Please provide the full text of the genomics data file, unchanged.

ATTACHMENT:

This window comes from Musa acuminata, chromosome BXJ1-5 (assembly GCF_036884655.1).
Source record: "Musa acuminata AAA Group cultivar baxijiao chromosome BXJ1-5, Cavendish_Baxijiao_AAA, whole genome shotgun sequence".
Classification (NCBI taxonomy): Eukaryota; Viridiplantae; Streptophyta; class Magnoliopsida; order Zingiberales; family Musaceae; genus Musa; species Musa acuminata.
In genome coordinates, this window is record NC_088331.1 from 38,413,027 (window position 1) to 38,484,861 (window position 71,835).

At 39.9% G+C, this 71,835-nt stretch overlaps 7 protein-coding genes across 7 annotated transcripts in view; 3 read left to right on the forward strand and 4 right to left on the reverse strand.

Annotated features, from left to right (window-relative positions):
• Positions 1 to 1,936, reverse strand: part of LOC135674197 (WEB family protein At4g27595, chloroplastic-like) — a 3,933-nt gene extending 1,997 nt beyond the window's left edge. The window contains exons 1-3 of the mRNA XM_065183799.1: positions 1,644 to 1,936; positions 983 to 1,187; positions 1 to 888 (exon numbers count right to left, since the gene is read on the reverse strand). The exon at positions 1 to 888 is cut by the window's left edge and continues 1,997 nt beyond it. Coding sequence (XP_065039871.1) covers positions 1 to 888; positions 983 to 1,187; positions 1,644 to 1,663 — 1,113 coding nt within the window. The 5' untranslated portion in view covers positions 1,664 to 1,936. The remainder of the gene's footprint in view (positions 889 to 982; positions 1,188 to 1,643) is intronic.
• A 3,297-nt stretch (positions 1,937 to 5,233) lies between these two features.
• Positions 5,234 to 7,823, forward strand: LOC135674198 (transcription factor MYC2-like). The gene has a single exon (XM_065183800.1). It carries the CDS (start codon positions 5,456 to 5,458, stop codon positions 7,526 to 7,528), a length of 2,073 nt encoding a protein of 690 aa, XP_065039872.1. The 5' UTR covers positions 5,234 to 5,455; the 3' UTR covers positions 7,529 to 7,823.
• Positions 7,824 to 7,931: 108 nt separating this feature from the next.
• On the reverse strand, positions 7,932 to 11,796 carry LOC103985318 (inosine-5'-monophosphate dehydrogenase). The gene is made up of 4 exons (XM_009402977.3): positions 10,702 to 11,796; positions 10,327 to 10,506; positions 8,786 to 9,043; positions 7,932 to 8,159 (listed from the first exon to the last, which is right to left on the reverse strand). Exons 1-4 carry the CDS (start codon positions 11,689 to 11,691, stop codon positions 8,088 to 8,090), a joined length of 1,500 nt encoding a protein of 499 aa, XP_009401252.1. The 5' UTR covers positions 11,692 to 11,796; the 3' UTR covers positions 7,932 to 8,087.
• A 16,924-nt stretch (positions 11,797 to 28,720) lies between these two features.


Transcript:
This window comes from Musa acuminata, chromosome BXJ1-5 (assembly GCF_036884655.1).
Source record: "Musa acuminata AAA Group cultivar baxijiao chromosome BXJ1-5, Cavendish_Baxijiao_AAA, whole genome shotgun sequence".
Classification (NCBI taxonomy): Eukaryota; Viridiplantae; Streptophyta; class Magnoliopsida; order Zingiberales; family Musaceae; genus Musa; species Musa acuminata.
In genome coordinates, this window is record NC_088331.1 from 38,413,027 (window position 1) to 38,484,861 (window position 71,835).

At 39.9% G+C, this 71,835-nt stretch overlaps 7 protein-coding genes across 7 annotated transcripts in view; 3 read left to right on the forward strand and 4 right to left on the reverse strand.

Annotated features, from left to right (window-relative positions):
• Positions 1 to 1,936, reverse strand: part of LOC135674197 (WEB family protein At4g27595, chloroplastic-like) — a 3,933-nt gene extending 1,997 nt beyond the window's left edge. The window contains exons 1-3 of the mRNA XM_065183799.1: positions 1,644 to 1,936; positions 983 to 1,187; positions 1 to 888 (exon numbers count right to left, since the gene is read on the reverse strand). The exon at positions 1 to 888 is cut by the window's left edge and continues 1,997 nt beyond it. Coding sequence (XP_065039871.1) covers positions 1 to 888; positions 983 to 1,187; positions 1,644 to 1,663 — 1,113 coding nt within the window. The 5' untranslated portion in view covers positions 1,664 to 1,936. The remainder of the gene's footprint in view (positions 889 to 982; positions 1,188 to 1,643) is intronic.
• A 3,297-nt stretch (positions 1,937 to 5,233) lies between these two features.
• Positions 5,234 to 7,823, forward strand: LOC135674198 (transcription factor MYC2-like). The gene has a single exon (XM_065183800.1). It carries the CDS (start codon positions 5,456 to 5,458, stop codon positions 7,526 to 7,528), a length of 2,073 nt encoding a protein of 690 aa, XP_065039872.1. The 5' UTR covers positions 5,234 to 5,455; the 3' UTR covers positions 7,529 to 7,823.
• Positions 7,824 to 7,931: 108 nt separating this feature from the next.
• On the reverse strand, positions 7,932 to 11,796 carry LOC103985318 (inosine-5'-monophosphate dehydrogenase). The gene is made up of 4 exons (XM_009402977.3): positions 10,702 to 11,796; positions 10,327 to 10,506; positions 8,786 to 9,043; positions 7,932 to 8,159 (listed from the first exon to the last, which is right to left on the reverse strand). Exons 1-4 carry the CDS (start codon positions 11,689 to 11,691, stop codon positions 8,088 to 8,090), a joined length of 1,500 nt encoding a protein of 499 aa, XP_009401252.1. The 5' UTR covers positions 11,692 to 11,796; the 3' UTR covers positions 7,932 to 8,087.
• A 16,924-nt stretch (positions 11,797 to 28,720) lies between these two features.